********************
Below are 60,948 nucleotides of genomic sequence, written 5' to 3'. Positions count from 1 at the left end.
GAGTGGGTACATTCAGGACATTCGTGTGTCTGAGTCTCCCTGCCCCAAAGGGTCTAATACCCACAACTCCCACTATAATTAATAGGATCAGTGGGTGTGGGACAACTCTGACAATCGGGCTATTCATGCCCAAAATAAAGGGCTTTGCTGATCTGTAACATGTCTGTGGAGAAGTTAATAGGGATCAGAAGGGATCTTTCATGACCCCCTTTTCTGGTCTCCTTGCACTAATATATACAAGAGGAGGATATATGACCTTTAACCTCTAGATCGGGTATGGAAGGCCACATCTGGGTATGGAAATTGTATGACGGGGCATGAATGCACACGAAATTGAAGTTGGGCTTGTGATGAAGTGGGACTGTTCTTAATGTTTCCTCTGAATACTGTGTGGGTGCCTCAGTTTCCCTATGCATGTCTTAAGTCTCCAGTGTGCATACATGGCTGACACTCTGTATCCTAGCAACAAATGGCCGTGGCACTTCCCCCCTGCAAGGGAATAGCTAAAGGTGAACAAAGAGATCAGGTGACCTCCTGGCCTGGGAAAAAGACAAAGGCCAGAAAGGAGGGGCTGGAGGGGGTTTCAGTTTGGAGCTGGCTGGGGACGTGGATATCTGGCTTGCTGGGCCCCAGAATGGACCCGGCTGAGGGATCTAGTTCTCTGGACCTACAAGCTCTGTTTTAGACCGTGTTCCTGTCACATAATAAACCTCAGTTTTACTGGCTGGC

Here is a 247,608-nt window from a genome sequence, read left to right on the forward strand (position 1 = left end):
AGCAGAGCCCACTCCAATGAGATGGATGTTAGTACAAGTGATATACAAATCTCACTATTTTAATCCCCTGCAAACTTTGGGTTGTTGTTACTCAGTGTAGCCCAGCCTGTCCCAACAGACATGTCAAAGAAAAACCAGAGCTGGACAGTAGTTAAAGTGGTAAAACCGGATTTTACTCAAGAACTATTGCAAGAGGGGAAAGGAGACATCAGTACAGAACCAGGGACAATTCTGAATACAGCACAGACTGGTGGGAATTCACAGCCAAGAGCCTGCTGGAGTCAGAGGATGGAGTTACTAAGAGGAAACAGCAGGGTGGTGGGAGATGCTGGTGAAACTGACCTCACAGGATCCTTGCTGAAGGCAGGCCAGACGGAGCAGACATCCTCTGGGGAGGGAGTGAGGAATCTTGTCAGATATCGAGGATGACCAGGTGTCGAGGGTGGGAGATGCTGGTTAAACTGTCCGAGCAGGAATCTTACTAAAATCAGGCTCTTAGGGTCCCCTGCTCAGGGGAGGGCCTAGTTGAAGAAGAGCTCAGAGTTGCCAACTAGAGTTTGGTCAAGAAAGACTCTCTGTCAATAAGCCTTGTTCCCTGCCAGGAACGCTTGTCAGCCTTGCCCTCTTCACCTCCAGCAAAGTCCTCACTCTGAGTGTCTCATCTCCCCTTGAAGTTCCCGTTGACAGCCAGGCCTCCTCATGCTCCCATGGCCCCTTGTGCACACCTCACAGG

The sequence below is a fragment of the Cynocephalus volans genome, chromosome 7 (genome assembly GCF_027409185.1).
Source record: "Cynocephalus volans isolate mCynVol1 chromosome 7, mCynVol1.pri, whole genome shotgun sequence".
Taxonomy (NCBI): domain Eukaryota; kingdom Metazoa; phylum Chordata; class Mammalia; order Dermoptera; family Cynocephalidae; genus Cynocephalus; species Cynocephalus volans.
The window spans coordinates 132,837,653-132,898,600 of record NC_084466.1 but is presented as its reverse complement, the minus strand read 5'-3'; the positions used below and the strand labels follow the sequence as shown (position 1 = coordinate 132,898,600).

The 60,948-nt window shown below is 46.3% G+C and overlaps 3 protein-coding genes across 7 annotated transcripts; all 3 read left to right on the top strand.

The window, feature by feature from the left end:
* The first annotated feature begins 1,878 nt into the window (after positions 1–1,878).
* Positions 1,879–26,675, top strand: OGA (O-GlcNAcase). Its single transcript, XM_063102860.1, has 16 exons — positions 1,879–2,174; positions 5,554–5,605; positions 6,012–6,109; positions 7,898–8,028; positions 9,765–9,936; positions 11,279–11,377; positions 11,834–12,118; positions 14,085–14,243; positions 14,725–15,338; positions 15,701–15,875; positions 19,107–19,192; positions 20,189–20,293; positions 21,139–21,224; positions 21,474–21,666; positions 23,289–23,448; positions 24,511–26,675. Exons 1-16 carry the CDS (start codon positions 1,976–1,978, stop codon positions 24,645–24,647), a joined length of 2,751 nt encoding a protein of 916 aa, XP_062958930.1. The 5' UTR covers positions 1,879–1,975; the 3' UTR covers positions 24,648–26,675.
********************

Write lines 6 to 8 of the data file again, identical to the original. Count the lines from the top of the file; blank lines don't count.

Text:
Source record: "Cynocephalus volans isolate mCynVol1 chromosome 7, mCynVol1.pri, whole genome shotgun sequence".
Taxonomy (NCBI): domain Eukaryota; kingdom Metazoa; phylum Chordata; class Mammalia; order Dermoptera; family Cynocephalidae; genus Cynocephalus; species Cynocephalus volans.
The window spans coordinates 132,837,653-132,898,600 of record NC_084466.1 but is presented as its reverse complement, the minus strand read 5'-3'; the positions used below and the strand labels follow the sequence as shown (position 1 = coordinate 132,898,600).